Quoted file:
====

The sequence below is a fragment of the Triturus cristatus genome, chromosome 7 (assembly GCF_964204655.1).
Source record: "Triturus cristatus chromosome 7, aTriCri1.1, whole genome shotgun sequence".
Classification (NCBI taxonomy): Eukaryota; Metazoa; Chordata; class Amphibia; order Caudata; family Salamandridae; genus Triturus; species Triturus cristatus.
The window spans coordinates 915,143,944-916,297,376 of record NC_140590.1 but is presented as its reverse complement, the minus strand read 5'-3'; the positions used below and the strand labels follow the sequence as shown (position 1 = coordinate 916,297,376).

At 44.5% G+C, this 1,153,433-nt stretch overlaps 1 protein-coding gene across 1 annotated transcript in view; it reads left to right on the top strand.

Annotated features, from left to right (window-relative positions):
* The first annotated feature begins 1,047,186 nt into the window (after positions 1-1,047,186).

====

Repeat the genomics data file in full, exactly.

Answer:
The sequence below is a fragment of the Triturus cristatus genome, chromosome 7 (assembly GCF_964204655.1).
Source record: "Triturus cristatus chromosome 7, aTriCri1.1, whole genome shotgun sequence".
Classification (NCBI taxonomy): Eukaryota; Metazoa; Chordata; class Amphibia; order Caudata; family Salamandridae; genus Triturus; species Triturus cristatus.
The window spans coordinates 915,143,944-916,297,376 of record NC_140590.1 but is presented as its reverse complement, the minus strand read 5'-3'; the positions used below and the strand labels follow the sequence as shown (position 1 = coordinate 916,297,376).

At 44.5% G+C, this 1,153,433-nt stretch overlaps 1 protein-coding gene across 1 annotated transcript in view; it reads left to right on the top strand.

Annotated features, from left to right (window-relative positions):
* The first annotated feature begins 1,047,186 nt into the window (after positions 1-1,047,186).